The Problem with Back Doors

Apple has landed in the soup again with the U.S. Justice Department over its inability (or refusal?) to give access to the Pensacola shooter’s phone. This is a similar issue to that faced with the San Bernardino shooter’s iPhone a few years ago. Apple makes the iPhone with the intention of securing user data, even from Apple itself. There is an ongoing cat and mouse game where hackers find vulnerabilities and Apple plugs them but the goal, on Apple’s end at least, is that the only people who see what’s on your iPhone is you.

I haven’t been able to confirm, but I suspect that with the Pensacola shooter, it is one of those issues where Apple can’t break its own encryption. The government folks that are tasked with prosecuting bad guys hate that. They want the ability to read accused criminal’s phones to do their jobs. This current conversation hasn’t run its full course yet but inevitably it will get to the concept of back doors.

Specifically, what if Apple built a back door into the operating system that only a few people had access to so they could get access when the case is made but otherwise protect our privacy. The problem is that the existence of a back door means it will inevitably be opened … on everyone. I simply don’t believe a back door would ever remain secret.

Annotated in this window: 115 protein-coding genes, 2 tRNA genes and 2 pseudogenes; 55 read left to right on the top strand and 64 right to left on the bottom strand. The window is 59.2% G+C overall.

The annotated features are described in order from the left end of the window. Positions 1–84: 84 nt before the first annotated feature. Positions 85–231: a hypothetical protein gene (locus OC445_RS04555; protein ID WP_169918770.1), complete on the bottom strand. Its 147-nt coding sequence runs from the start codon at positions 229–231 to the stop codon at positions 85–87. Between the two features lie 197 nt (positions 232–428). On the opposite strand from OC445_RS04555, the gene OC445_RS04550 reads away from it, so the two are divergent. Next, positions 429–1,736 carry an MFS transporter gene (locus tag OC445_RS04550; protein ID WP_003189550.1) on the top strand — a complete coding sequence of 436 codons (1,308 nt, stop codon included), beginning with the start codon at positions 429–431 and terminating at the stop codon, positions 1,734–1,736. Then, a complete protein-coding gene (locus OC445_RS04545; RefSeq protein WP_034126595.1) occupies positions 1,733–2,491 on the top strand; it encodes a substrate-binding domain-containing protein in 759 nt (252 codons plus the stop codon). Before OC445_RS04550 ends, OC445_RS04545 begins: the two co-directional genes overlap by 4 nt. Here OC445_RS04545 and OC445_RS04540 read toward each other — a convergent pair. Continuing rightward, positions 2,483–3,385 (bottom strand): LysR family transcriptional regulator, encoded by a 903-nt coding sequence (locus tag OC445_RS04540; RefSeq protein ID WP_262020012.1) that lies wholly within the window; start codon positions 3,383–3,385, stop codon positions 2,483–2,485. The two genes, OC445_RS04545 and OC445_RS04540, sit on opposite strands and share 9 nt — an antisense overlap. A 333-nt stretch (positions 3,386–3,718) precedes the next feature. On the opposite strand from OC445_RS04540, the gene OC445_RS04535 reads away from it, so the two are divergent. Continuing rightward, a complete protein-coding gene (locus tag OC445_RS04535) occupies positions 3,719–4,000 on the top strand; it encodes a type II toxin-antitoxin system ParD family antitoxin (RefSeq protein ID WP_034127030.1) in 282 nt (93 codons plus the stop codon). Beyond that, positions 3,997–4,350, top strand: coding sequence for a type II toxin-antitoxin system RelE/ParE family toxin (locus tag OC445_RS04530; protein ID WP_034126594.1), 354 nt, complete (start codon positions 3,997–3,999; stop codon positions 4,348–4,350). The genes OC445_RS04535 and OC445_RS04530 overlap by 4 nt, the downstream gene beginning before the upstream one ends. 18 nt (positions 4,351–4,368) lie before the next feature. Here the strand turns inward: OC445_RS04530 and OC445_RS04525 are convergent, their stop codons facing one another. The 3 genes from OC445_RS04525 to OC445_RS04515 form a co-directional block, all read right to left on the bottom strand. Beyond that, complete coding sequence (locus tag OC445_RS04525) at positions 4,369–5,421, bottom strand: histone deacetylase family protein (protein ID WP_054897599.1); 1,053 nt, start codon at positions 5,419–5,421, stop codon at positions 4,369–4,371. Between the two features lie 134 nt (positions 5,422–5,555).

I don’t believe this is something where we just go along with the government’s desire for yet another privacy invasion for all of us. Such a back door in the hands of a bad actor, or an oppressive state, is something I don’t want to think about too long. Furthermore, if such a back door were installed, the terrorists and sophisticated criminals would simply move to some other platform and still have secured communications and data, while the rest of us no longer do.

I sympathize with law enforcement for wanting access to this data. I worked briefly in the criminal justice system and I know how maddening it would be to know you have a magic envelope with evidence in it and no way to open that envelope. I just think the sacrifice involved with creating a back door is too much to ask.

I do think this discussion isn’t over though. Apple sells into a lot of countries. Any one of them could require they install a back door as a condition of access to the market. Apple’s principals are on a collision course with a massive loss of income. Is it just a question of time before governmental regulation and market pressures make this period of time, where all citizens have relatively secured data and communications, only a temporary phase? I sure hope not.